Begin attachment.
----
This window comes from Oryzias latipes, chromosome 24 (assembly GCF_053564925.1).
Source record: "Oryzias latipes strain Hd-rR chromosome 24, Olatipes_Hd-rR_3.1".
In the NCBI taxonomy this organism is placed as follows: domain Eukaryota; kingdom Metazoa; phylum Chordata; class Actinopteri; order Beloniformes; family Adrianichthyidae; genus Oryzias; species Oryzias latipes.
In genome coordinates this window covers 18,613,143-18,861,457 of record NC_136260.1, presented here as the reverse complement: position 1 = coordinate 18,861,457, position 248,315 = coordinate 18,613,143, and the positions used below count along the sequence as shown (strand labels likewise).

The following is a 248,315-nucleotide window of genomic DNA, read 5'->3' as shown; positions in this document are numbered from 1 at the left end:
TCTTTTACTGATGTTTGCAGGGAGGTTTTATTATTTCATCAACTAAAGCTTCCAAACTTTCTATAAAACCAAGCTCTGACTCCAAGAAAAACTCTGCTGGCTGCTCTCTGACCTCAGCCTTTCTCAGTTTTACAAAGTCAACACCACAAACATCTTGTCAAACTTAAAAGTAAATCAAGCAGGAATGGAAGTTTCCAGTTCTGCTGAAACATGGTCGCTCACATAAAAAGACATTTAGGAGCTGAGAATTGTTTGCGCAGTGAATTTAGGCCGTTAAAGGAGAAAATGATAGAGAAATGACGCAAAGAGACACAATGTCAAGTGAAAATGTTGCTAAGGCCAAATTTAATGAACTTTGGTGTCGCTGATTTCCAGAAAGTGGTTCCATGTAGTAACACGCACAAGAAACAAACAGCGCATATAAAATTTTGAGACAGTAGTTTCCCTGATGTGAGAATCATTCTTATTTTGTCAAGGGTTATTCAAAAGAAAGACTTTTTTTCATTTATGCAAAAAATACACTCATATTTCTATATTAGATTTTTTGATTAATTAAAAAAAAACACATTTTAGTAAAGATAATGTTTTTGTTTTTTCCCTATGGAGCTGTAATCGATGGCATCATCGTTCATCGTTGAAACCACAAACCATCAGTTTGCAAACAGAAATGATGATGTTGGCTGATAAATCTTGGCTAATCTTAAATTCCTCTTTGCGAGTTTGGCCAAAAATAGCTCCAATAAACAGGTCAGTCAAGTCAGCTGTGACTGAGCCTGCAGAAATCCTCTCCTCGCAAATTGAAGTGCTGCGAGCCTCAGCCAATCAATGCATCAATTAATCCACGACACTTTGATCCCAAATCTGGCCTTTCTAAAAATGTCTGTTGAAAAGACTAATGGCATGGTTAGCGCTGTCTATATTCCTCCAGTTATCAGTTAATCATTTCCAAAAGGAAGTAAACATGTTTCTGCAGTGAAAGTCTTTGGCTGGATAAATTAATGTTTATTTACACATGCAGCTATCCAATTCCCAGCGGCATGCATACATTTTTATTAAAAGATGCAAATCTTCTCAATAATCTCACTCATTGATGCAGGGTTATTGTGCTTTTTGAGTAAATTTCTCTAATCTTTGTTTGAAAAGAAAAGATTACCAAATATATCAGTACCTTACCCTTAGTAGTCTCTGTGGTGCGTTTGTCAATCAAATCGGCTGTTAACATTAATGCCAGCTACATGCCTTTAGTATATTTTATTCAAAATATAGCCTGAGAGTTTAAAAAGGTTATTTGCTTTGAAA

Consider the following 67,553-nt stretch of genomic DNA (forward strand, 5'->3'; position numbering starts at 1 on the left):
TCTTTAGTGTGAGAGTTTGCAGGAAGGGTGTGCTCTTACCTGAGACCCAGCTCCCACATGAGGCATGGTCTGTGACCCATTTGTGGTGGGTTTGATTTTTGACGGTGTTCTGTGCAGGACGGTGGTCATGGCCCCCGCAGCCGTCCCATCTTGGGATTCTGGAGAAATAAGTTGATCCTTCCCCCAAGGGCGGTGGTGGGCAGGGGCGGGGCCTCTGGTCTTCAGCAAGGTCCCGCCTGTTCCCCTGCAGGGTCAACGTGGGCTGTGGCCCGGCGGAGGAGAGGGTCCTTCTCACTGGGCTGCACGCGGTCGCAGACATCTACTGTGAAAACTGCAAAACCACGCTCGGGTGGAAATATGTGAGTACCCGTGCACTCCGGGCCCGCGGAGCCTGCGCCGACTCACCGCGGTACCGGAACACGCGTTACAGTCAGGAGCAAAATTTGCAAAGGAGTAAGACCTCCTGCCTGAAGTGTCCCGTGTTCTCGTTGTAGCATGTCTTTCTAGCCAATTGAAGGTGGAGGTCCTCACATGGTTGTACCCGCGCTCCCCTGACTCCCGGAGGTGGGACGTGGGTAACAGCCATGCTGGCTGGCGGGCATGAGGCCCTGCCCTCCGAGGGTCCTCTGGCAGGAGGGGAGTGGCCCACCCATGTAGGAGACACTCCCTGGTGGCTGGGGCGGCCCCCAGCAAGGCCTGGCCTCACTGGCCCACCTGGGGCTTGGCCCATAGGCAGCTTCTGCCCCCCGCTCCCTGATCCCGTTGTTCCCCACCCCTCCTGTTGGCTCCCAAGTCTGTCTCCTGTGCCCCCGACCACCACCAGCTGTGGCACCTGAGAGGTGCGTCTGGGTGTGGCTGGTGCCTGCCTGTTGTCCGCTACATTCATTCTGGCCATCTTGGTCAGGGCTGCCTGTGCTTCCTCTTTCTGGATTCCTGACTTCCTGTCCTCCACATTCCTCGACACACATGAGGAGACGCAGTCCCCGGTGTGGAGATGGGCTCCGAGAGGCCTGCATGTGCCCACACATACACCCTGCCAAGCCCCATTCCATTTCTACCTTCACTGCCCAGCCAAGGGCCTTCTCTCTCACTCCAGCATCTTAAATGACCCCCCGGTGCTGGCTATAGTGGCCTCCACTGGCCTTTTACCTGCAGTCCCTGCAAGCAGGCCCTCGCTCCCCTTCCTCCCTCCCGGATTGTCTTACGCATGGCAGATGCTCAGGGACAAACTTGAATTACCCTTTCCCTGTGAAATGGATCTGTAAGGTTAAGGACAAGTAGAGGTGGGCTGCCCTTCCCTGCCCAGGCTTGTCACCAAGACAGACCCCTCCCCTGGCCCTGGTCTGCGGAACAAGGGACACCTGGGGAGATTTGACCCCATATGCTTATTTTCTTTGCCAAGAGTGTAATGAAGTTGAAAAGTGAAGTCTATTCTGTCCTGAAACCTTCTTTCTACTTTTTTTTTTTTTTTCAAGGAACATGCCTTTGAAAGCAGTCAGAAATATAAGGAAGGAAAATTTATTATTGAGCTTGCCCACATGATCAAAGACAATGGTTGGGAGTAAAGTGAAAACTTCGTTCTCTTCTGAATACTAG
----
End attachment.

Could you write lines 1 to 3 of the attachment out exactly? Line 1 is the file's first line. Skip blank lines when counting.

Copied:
This window comes from Oryzias latipes, chromosome 24 (assembly GCF_053564925.1).
Source record: "Oryzias latipes strain Hd-rR chromosome 24, Olatipes_Hd-rR_3.1".
In the NCBI taxonomy this organism is placed as follows: domain Eukaryota; kingdom Metazoa; phylum Chordata; class Actinopteri; order Beloniformes; family Adrianichthyidae; genus Oryzias; species Oryzias latipes.